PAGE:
So it is very hard to come up with a simple, exact, elegant algorithm to use here. Nevertheless, this calculation looks likely to be fairly tractable in practice, and several key elements can be observed that suggest a n umber of useful-looking and hopefully-computable heuristics:

It is useful to maintain not just an estimated posterior for each hypothesis, but some estimate of the error distribution that our only being able to approximate true Bayesianism has induced. A standard deviation would be a good start. Having some idea whether the distribution might be fatter tailed than an normal distribution would be particularly valuable: for example, it would be very helpful if we could maintain a list of separate 90%, 99%, 99.9%… estimated confidence bounds for each posterior, or alternatively confidence bounds for probabilities corresponding to small integer numbers of standard deviations from the mean for a normal distribution. (Using higher statistical moments such as the skewness and kurtsis would be another format for computing this in, but might be rather less convenient for doing the calculations we need to do.)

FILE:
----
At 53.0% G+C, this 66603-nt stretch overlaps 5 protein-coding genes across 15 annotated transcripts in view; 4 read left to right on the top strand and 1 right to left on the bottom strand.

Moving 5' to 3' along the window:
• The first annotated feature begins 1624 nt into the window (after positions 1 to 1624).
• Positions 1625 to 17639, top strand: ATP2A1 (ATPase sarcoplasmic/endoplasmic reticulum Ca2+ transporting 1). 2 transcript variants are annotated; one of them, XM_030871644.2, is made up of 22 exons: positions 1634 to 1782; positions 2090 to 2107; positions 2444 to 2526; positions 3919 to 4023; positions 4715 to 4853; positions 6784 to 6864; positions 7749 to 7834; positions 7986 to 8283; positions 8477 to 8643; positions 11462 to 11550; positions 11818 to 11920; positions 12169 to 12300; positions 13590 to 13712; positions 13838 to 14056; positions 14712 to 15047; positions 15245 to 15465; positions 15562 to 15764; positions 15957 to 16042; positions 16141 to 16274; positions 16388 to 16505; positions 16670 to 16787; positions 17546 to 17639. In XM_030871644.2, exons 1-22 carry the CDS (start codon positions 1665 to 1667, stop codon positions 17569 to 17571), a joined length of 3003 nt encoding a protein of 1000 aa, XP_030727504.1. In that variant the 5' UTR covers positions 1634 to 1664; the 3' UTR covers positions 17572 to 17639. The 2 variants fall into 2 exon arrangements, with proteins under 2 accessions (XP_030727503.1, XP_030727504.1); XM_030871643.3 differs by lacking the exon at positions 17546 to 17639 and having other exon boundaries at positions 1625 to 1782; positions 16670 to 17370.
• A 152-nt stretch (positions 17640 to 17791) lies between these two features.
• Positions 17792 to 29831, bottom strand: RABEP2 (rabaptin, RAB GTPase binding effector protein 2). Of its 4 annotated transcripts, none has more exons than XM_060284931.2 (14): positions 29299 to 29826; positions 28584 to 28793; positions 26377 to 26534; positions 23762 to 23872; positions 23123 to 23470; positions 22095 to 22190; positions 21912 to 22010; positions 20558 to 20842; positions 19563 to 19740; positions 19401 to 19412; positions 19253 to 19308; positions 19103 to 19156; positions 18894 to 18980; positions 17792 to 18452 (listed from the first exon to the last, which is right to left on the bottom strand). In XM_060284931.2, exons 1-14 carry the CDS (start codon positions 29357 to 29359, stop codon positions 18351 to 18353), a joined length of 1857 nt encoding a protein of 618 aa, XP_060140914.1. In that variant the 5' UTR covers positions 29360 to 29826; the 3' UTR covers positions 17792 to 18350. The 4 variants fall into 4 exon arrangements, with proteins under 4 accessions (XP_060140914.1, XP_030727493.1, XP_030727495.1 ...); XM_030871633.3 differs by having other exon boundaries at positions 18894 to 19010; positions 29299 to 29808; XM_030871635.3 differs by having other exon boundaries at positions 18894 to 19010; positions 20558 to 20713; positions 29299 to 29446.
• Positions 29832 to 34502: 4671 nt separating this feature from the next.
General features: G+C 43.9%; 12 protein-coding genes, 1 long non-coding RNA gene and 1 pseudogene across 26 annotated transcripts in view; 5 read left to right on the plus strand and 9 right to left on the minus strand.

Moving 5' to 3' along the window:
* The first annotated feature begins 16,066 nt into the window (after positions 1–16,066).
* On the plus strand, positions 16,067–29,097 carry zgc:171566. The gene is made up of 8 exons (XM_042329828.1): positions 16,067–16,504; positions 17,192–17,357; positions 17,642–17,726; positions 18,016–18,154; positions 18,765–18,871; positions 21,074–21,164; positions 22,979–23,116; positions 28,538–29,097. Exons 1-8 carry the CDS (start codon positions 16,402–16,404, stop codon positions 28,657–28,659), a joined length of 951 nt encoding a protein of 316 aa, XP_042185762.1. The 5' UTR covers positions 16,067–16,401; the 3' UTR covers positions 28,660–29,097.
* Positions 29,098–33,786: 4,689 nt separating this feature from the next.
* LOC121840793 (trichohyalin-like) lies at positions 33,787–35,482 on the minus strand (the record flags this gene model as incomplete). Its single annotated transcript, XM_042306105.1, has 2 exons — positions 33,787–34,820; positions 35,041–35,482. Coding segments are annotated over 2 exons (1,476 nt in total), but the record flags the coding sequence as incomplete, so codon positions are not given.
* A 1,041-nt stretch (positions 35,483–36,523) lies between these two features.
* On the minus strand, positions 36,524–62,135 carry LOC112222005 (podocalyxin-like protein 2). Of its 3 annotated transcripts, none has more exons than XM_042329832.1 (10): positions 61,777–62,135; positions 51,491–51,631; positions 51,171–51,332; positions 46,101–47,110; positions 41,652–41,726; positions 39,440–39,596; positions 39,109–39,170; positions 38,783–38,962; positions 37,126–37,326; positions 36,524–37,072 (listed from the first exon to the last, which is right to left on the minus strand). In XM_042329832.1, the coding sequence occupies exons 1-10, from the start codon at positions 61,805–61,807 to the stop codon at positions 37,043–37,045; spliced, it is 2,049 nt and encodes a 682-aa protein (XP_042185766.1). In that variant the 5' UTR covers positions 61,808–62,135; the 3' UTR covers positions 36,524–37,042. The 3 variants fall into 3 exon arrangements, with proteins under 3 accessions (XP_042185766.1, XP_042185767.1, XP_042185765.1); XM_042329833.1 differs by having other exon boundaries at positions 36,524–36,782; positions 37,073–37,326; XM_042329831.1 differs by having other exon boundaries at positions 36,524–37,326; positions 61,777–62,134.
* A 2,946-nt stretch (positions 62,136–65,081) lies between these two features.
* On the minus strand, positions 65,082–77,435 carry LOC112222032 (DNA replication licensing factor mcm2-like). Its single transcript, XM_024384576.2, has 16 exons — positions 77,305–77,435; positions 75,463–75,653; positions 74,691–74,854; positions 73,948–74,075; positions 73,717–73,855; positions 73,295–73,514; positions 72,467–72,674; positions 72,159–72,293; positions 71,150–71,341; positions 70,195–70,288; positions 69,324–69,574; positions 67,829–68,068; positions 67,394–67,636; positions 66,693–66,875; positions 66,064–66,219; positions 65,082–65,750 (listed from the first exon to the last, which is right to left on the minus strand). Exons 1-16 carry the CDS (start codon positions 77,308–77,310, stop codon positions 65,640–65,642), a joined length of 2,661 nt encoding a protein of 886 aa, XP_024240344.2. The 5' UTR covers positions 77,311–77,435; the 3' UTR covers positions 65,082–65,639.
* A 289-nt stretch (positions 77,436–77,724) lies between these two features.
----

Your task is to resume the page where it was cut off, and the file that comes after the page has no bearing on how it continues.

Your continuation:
Over time, as Bayesianism operates, it tends to push posteriors of hypotheses either towards 99.999…% or 0.000…%, and also reduce the error bounds on them. So utility estimation errors will mostly be due to uncertain posteriors for hypotheses that are sufficiently new, or we otherwise have sufficiently little evidence about, that this hasn't yet happened, where these hypothesis have a significant effect on the utility estimation compared to alternatives. So this entire mechanism can be very roughly approximated by putting less credence on bets whose value depends strongly on the correctness of hypotheses that we're not yet very confident of, i.e. by generic skepticism, especially in cases where it looks like a lot of look-elsewhere-effect is likely to be at play in this specific decision.